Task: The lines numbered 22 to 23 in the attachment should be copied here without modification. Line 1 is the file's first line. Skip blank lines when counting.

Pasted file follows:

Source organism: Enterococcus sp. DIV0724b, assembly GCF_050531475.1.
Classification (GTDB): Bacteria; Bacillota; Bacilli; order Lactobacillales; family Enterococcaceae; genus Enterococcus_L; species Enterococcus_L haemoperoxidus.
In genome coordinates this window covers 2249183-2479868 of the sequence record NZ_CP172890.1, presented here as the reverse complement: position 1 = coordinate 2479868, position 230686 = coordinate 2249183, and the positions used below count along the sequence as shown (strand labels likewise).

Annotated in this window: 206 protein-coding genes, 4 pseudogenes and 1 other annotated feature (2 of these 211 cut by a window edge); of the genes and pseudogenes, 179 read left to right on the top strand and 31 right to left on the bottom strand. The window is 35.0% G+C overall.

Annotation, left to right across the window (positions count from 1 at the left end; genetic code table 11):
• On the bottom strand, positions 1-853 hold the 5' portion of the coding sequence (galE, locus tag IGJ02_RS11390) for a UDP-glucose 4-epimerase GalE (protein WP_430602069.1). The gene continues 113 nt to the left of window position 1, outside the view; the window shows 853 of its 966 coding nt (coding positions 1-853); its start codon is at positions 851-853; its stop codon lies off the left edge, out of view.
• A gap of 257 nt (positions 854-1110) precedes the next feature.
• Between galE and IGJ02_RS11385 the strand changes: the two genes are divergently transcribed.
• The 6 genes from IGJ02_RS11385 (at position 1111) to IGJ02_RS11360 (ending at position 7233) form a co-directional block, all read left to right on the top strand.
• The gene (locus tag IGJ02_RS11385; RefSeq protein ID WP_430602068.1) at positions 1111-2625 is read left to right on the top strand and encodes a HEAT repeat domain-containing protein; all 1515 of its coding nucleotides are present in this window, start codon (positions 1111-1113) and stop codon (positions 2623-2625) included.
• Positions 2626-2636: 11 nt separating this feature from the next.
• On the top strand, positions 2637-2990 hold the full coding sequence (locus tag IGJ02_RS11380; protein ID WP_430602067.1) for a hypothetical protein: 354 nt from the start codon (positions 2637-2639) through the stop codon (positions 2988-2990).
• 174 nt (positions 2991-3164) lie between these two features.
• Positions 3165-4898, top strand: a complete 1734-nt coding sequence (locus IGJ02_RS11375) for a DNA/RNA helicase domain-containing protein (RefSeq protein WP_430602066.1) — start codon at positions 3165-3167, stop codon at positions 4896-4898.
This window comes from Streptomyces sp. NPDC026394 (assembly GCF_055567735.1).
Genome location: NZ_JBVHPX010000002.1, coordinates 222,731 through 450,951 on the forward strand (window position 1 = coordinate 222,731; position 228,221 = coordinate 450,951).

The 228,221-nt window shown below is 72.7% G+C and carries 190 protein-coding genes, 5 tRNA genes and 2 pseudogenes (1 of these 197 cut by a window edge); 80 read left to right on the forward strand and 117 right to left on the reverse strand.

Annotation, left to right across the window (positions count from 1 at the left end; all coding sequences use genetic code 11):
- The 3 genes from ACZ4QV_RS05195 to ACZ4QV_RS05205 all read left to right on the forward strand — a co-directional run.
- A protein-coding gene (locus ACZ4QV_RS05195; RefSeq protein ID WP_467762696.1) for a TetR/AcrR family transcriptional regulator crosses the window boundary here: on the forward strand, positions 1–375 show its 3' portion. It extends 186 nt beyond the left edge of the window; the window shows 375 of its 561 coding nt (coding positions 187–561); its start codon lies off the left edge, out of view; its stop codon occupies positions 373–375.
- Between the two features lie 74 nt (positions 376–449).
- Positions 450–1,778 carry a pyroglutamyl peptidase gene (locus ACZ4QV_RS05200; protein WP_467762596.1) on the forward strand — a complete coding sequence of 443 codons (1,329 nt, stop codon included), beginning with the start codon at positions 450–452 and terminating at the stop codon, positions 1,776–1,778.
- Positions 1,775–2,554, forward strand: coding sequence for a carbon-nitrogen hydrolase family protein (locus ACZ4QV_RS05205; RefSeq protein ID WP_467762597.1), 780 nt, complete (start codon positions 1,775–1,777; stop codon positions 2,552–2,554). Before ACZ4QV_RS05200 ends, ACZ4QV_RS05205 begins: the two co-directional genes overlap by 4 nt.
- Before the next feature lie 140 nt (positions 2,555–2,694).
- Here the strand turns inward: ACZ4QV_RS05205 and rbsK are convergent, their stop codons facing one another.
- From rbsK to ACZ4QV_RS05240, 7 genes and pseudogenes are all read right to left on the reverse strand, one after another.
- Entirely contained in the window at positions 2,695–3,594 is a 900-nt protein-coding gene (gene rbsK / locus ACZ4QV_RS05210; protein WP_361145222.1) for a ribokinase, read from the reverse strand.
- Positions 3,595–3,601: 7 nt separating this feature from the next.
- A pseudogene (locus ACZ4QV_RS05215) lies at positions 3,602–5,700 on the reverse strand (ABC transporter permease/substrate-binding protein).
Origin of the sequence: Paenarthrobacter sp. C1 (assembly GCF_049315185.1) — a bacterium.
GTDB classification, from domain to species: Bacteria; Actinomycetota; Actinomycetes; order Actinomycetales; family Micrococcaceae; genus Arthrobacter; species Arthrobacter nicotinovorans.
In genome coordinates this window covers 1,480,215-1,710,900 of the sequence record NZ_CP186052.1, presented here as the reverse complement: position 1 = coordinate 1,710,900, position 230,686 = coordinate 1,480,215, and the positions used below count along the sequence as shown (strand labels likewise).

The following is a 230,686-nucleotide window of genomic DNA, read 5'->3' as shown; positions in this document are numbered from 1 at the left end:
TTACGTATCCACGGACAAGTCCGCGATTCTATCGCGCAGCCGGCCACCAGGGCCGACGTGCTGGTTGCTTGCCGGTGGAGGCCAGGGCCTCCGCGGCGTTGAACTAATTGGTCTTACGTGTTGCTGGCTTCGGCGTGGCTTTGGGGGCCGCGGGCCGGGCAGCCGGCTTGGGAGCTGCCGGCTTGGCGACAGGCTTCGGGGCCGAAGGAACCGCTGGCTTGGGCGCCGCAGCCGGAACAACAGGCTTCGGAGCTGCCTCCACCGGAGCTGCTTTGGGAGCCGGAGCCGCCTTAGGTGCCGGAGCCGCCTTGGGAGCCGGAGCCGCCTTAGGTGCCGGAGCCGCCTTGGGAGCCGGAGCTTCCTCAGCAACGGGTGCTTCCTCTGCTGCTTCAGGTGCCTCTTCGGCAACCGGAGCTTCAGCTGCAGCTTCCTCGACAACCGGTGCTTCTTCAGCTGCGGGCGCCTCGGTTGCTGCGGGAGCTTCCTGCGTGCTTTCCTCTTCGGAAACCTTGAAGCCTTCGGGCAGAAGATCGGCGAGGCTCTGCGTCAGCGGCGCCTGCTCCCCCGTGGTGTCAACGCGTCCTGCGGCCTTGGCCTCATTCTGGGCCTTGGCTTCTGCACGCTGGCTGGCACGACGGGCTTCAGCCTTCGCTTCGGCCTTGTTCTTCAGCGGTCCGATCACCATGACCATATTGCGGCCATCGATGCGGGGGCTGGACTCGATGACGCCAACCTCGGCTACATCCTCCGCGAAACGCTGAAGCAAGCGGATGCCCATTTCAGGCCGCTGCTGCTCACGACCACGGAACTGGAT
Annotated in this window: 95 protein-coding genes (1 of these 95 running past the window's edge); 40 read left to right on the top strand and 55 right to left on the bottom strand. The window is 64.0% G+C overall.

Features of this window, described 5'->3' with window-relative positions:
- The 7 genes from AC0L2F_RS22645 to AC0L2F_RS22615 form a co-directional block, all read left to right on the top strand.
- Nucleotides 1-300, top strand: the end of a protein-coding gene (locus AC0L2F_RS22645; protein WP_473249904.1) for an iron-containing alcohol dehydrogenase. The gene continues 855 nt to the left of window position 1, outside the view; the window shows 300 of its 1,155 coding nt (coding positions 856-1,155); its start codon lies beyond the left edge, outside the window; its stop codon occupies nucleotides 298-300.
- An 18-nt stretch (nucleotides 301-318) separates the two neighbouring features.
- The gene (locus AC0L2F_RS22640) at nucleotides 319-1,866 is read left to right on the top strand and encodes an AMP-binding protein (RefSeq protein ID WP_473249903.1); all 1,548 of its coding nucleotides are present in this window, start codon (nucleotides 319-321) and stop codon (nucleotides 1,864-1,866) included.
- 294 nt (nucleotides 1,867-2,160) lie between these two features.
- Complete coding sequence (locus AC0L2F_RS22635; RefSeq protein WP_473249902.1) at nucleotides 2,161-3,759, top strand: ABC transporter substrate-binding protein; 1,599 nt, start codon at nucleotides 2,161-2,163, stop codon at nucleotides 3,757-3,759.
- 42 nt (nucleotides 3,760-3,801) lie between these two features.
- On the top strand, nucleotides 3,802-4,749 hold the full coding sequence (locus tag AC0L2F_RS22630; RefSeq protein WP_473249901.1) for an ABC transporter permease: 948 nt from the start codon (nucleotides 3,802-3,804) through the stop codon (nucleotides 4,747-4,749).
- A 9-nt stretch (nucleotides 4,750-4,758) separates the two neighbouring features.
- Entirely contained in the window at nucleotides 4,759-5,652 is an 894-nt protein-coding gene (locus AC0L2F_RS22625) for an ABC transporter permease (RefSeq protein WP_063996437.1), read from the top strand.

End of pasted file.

- Positions 450–1,778 carry a pyroglutamyl peptidase gene (locus ACZ4QV_RS05200; protein WP_467762596.1) on the forward strand — a complete coding sequence of 443 codons (1,329 nt, stop codon included), beginning with the start codon at positions 450–452 and terminating at the stop codon, positions 1,776–1,778.
- Positions 1,775–2,554, forward strand: coding sequence for a carbon-nitrogen hydrolase family protein (locus ACZ4QV_RS05205; RefSeq protein ID WP_467762597.1), 780 nt, complete (start codon positions 1,775–1,777; stop codon positions 2,552–2,554). Before ACZ4QV_RS05200 ends, ACZ4QV_RS05205 begins: the two co-directional genes overlap by 4 nt.